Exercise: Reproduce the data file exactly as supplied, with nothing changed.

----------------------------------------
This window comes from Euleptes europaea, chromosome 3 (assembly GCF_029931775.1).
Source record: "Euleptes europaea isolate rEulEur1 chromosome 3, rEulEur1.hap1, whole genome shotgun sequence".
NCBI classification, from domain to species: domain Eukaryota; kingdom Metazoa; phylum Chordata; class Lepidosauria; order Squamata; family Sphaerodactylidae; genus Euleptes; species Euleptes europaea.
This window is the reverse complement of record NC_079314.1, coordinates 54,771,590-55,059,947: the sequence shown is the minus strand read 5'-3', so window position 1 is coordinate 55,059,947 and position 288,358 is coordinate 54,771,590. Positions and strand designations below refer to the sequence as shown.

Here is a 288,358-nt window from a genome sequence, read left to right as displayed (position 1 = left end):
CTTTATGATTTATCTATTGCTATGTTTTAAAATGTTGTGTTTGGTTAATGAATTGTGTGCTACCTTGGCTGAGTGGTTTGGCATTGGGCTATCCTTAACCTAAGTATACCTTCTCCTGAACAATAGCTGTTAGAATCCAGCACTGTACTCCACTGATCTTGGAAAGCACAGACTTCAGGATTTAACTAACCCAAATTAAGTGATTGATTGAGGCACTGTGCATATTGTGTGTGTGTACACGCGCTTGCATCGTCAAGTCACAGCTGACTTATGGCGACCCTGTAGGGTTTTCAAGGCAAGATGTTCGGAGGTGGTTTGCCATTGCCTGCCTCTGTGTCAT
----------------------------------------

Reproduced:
This window comes from Euleptes europaea, chromosome 3 (assembly GCF_029931775.1).
Source record: "Euleptes europaea isolate rEulEur1 chromosome 3, rEulEur1.hap1, whole genome shotgun sequence".
NCBI classification, from domain to species: domain Eukaryota; kingdom Metazoa; phylum Chordata; class Lepidosauria; order Squamata; family Sphaerodactylidae; genus Euleptes; species Euleptes europaea.
This window is the reverse complement of record NC_079314.1, coordinates 54,771,590-55,059,947: the sequence shown is the minus strand read 5'-3', so window position 1 is coordinate 55,059,947 and position 288,358 is coordinate 54,771,590. Positions and strand designations below refer to the sequence as shown.

Here is a 288,358-nt window from a genome sequence, read left to right as displayed (position 1 = left end):
CTTTATGATTTATCTATTGCTATGTTTTAAAATGTTGTGTTTGGTTAATGAATTGTGTGCTACCTTGGCTGAGTGGTTTGGCATTGGGCTATCCTTAACCTAAGTATACCTTCTCCTGAACAATAGCTGTTAGAATCCAGCACTGTACTCCACTGATCTTGGAAAGCACAGACTTCAGGATTTAACTAACCCAAATTAAGTGATTGATTGAGGCACTGTGCATATTGTGTGTGTGTACACGCGCTTGCATCGTCAAGTCACAGCTGACTTATGGCGACCCTGTAGGGTTTTCAAGGCAAGATGTTCGGAGGTGGTTTGCCATTGCCTGCCTCTGTGTCAT